Tick Season Facts: How to Prevent Parasite-Borne Diseases

During peak tick season, people should take precautions against bites that can transmit serious illnesses. BERTRAND GUAY/AFP/Getty Images

Tick season is upon us, which means that more and more people are going to start becoming infected with illnesses caused by the parasites.

Most of the bites that lead to disease come in the spring and summer seasons, the U.S. National Institutes of Health explained, and more people are moving to tick territory.

"Tick-borne diseases are becoming a serious problem in the United States as people increasingly build homes in formerly uninhabited wilderness areas where ticks and their animal hosts live," NIH's National Institute of Allergy and Infectious Diseases said.

Diseases from ticks

Ticks can carry and transmit a number of illnesses, most notoriously Lyme disease, a bacterial illness that causes a rash, fever, headache and fatigue. The disease can spread throughout the body if untreated.

The U.S. Centers for Disease Control and Prevention has an entire list of tick-borne diseases ranging from Colorado tick fever, which originates high up in the Rocky Mountains, to Powassan virus, which can cause vomiting, seizures, memory loss and confusion. There is also Rocky Mountain spotted fever, the potentially life-threatening bacterial disease known for a rash in the pattern of red splotches or dots.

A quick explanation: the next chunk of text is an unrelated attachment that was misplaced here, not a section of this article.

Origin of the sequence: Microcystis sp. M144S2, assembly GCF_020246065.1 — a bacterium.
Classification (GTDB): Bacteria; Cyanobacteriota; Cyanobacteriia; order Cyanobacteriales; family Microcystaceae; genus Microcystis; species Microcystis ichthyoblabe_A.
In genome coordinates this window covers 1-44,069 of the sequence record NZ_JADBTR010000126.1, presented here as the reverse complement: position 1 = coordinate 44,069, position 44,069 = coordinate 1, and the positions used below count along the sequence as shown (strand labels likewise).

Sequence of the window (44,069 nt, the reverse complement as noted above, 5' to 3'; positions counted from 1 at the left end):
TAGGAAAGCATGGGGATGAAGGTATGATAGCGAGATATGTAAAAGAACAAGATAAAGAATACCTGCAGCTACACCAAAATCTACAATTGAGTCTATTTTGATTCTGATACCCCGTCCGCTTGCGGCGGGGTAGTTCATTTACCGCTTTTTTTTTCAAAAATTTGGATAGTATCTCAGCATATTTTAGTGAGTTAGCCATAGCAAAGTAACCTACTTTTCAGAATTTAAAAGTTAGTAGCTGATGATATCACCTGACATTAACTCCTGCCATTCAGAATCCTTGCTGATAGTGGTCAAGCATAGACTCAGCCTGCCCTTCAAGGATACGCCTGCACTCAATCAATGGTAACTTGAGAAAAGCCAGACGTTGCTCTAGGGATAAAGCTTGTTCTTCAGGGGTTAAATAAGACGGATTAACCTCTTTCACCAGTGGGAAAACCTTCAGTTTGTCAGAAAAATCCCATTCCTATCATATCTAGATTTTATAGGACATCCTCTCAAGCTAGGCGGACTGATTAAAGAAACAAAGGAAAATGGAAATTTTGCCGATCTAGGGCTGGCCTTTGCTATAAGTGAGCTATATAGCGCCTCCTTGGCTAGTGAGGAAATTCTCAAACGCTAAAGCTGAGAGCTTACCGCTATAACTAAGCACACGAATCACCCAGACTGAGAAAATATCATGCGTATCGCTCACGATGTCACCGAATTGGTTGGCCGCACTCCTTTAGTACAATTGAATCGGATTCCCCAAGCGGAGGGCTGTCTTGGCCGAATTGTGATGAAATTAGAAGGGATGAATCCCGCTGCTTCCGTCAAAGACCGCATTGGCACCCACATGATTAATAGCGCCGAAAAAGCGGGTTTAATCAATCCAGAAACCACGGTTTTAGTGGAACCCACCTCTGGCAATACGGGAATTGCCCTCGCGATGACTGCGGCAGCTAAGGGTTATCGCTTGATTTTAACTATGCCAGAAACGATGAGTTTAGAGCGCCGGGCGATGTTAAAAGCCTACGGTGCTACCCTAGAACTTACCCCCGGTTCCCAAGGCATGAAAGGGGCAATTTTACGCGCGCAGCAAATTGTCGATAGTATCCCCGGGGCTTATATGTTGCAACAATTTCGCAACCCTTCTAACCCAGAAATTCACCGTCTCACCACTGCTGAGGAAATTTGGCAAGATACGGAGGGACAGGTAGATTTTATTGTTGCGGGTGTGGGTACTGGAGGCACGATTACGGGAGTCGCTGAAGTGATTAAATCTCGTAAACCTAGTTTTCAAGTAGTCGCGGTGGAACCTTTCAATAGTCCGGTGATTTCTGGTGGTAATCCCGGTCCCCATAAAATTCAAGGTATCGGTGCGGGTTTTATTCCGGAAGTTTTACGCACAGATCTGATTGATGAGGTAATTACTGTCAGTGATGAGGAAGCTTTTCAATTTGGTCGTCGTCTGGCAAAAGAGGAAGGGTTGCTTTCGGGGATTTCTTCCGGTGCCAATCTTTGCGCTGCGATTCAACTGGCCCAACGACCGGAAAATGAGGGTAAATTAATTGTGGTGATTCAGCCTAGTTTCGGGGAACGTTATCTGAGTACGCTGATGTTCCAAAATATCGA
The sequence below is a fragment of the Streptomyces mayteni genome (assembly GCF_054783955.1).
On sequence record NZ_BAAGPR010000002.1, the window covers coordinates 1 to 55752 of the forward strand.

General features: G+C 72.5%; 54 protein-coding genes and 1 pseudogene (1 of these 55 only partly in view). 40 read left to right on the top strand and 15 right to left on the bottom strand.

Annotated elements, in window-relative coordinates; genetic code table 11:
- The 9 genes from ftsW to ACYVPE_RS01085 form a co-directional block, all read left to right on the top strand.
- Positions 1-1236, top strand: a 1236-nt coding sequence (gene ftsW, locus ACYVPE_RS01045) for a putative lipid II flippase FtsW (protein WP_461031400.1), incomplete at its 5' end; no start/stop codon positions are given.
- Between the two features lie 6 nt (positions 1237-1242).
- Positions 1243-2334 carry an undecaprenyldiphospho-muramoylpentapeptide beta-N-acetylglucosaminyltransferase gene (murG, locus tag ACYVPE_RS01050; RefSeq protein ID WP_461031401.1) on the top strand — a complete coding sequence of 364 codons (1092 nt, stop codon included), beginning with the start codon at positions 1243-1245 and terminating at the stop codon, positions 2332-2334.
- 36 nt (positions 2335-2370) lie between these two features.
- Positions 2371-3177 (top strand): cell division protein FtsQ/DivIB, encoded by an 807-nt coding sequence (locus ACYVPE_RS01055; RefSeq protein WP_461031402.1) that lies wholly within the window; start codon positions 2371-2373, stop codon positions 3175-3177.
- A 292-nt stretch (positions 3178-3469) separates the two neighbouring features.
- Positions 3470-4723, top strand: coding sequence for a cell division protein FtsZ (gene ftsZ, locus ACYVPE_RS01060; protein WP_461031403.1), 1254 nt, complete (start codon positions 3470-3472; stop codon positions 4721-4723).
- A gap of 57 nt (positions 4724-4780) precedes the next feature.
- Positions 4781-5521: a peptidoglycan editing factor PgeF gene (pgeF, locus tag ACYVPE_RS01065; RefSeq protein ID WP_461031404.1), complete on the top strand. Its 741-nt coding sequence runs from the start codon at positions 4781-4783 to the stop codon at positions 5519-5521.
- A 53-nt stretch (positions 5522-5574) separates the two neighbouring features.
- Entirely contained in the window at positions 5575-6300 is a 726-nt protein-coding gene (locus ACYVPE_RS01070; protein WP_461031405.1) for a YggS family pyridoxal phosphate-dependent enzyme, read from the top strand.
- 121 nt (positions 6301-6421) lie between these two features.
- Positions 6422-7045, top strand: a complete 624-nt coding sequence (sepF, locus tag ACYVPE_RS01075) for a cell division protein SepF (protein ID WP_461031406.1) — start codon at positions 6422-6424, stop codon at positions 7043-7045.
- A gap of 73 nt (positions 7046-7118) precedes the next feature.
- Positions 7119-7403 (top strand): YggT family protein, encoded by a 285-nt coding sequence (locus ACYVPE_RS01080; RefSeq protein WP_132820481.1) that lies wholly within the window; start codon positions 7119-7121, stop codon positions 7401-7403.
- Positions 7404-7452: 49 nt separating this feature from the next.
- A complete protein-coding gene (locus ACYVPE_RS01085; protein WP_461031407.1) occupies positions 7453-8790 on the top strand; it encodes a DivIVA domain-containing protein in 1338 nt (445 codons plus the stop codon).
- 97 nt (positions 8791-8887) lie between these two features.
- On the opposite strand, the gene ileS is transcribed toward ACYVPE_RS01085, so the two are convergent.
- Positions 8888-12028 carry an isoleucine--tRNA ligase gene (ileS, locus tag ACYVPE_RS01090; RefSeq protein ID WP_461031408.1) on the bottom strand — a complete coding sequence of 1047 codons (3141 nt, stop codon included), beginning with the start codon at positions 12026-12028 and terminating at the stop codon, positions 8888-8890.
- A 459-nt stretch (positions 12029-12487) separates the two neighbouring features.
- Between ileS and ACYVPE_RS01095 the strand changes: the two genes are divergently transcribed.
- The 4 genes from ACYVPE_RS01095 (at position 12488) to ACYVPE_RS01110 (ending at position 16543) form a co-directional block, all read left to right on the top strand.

Avoid tick bites

According to the CDC, people can avoid contact with ticks by staying away from the woods or areas heavy in brush, tall grass and leaves. There are also tick repellents that can be used on clothing or bare skin.

When contact with a tick may have occurred, people can check their bodies with their hands and using a mirror, including behind the ears, under arms and in hair. Showering after being outside may also help.

Putting clothes in a dryer for 10 minutes or washing them in hot water is also recommended.

Once you are bitten

The way to remove a tick is slowly and carefully. According to the NIH, the person should cover their hands with gloves or a tissue and then use tweezers to grab the parasite as close to the skin as possible. Take off the tick with a slow and steady movement, rather than a quick pull or twist. The tick should be placed in a plastic bag in the freezer, still avoiding contact with the creature and its fluids, so it can be identified later if the bitten person falls ill.

Both the wound and hands should be disinfected afterward.